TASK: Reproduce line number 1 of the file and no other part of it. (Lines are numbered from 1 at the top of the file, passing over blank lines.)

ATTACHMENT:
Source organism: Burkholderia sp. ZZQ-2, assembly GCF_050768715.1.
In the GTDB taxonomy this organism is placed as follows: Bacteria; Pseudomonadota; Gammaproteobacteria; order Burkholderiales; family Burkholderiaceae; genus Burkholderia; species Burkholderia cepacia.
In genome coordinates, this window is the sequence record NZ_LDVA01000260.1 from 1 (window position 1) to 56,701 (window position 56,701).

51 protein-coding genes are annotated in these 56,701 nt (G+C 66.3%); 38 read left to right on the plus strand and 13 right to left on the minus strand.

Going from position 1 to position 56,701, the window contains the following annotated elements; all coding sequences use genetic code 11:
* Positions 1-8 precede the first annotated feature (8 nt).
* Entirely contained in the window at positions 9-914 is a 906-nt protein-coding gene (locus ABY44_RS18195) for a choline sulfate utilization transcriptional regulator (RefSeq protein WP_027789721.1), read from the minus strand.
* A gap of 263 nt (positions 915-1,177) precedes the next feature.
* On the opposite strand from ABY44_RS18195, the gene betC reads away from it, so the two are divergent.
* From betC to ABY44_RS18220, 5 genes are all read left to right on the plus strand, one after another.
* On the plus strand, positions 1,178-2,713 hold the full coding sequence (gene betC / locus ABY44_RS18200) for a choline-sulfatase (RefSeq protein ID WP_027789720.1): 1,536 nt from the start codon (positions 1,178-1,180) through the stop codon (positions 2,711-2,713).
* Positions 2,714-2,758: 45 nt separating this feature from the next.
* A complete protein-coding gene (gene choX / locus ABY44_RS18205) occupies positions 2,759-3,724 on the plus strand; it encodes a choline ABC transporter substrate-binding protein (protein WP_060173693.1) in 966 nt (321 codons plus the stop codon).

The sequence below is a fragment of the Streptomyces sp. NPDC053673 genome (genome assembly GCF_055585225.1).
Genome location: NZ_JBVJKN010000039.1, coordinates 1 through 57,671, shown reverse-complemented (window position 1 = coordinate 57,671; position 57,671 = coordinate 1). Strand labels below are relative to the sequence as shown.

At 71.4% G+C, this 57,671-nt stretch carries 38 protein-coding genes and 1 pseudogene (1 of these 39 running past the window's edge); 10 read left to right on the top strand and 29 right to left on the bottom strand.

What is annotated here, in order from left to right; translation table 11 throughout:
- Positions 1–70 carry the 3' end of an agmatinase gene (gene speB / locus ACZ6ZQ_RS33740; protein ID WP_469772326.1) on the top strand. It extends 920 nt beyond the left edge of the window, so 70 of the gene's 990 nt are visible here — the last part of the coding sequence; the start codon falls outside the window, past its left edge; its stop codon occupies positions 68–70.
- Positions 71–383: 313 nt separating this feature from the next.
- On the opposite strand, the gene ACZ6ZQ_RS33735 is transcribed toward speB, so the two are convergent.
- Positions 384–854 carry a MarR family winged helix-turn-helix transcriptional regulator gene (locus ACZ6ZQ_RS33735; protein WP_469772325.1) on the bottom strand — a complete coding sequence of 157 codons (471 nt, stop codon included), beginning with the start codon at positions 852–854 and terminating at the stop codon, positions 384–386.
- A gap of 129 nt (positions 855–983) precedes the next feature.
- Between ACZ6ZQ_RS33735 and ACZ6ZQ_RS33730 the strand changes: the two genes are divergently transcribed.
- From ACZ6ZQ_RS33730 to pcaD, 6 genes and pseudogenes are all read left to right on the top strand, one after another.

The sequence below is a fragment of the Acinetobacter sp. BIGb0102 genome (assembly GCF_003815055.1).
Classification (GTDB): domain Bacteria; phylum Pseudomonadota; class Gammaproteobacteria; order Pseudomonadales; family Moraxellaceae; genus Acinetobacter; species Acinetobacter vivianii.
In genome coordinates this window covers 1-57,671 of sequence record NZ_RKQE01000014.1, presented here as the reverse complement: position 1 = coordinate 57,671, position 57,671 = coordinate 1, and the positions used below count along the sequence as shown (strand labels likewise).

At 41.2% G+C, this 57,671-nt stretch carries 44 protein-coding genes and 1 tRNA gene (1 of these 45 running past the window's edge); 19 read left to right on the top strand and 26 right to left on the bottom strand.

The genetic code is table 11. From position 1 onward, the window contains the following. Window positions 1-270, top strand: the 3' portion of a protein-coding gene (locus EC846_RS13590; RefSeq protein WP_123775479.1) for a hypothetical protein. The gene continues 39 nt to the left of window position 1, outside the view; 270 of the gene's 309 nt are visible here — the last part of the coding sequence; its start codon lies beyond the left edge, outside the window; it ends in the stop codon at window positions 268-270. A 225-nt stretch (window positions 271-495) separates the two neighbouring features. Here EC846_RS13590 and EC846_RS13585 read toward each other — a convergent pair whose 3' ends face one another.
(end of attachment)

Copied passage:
Source organism: Burkholderia sp. ZZQ-2, assembly GCF_050768715.1.